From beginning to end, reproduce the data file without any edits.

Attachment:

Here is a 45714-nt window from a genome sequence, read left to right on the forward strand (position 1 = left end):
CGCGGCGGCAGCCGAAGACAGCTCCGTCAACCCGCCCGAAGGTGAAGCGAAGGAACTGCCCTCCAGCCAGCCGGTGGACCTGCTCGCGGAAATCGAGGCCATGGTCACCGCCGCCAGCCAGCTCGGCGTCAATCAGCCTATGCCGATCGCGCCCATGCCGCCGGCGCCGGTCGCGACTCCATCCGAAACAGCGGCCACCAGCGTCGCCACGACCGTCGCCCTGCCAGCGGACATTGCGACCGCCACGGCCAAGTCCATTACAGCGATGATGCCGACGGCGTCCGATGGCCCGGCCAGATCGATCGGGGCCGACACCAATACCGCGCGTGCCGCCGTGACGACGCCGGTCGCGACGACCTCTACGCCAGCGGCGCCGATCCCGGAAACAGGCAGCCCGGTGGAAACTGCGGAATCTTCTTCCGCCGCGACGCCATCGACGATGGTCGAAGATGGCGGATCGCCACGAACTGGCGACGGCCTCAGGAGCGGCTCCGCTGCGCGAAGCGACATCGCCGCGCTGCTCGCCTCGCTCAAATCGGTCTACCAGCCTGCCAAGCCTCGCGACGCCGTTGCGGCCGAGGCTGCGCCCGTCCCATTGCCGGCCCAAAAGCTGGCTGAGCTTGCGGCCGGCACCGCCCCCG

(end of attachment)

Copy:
Here is a 45714-nt window from a genome sequence, read left to right on the forward strand (position 1 = left end):
CGCGGCGGCAGCCGAAGACAGCTCCGTCAACCCGCCCGAAGGTGAAGCGAAGGAACTGCCCTCCAGCCAGCCGGTGGACCTGCTCGCGGAAATCGAGGCCATGGTCACCGCCGCCAGCCAGCTCGGCGTCAATCAGCCTATGCCGATCGCGCCCATGCCGCCGGCGCCGGTCGCGACTCCATCCGAAACAGCGGCCACCAGCGTCGCCACGACCGTCGCCCTGCCAGCGGACATTGCGACCGCCACGGCCAAGTCCATTACAGCGATGATGCCGACGGCGTCCGATGGCCCGGCCAGATCGATCGGGGCCGACACCAATACCGCGCGTGCCGCCGTGACGACGCCGGTCGCGACGACCTCTACGCCAGCGGCGCCGATCCCGGAAACAGGCAGCCCGGTGGAAACTGCGGAATCTTCTTCCGCCGCGACGCCATCGACGATGGTCGAAGATGGCGGATCGCCACGAACTGGCGACGGCCTCAGGAGCGGCTCCGCTGCGCGAAGCGACATCGCCGCGCTGCTCGCCTCGCTCAAATCGGTCTACCAGCCTGCCAAGCCTCGCGACGCCGTTGCGGCCGAGGCTGCGCCCGTCCCATTGCCGGCCCAAAAGCTGGCTGAGCTTGCGGCCGGCACCGCCCCCG